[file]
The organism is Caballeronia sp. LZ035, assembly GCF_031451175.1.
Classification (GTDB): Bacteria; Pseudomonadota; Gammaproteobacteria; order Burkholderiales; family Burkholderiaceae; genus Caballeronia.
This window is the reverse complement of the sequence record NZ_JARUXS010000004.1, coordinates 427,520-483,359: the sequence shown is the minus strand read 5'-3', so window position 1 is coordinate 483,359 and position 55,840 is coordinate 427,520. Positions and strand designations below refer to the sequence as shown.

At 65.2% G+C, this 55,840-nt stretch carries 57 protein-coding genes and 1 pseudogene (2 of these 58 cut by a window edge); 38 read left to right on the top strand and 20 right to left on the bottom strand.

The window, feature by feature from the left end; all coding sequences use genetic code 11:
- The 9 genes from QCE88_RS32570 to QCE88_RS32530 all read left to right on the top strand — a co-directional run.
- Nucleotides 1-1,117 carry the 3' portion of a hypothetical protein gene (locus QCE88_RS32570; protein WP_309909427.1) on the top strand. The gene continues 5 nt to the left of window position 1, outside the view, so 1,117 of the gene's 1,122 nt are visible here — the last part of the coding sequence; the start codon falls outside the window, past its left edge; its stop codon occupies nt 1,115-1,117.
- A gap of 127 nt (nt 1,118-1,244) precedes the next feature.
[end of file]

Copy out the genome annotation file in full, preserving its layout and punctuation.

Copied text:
The organism is Caballeronia sp. LZ035, assembly GCF_031451175.1.
Classification (GTDB): Bacteria; Pseudomonadota; Gammaproteobacteria; order Burkholderiales; family Burkholderiaceae; genus Caballeronia.
This window is the reverse complement of the sequence record NZ_JARUXS010000004.1, coordinates 427,520-483,359: the sequence shown is the minus strand read 5'-3', so window position 1 is coordinate 483,359 and position 55,840 is coordinate 427,520. Positions and strand designations below refer to the sequence as shown.

At 65.2% G+C, this 55,840-nt stretch carries 57 protein-coding genes and 1 pseudogene (2 of these 58 cut by a window edge); 38 read left to right on the top strand and 20 right to left on the bottom strand.

The window, feature by feature from the left end; all coding sequences use genetic code 11:
- The 9 genes from QCE88_RS32570 to QCE88_RS32530 all read left to right on the top strand — a co-directional run.
- Nucleotides 1-1,117 carry the 3' portion of a hypothetical protein gene (locus QCE88_RS32570; protein WP_309909427.1) on the top strand. The gene continues 5 nt to the left of window position 1, outside the view, so 1,117 of the gene's 1,122 nt are visible here — the last part of the coding sequence; the start codon falls outside the window, past its left edge; its stop codon occupies nt 1,115-1,117.
- A gap of 127 nt (nt 1,118-1,244) precedes the next feature.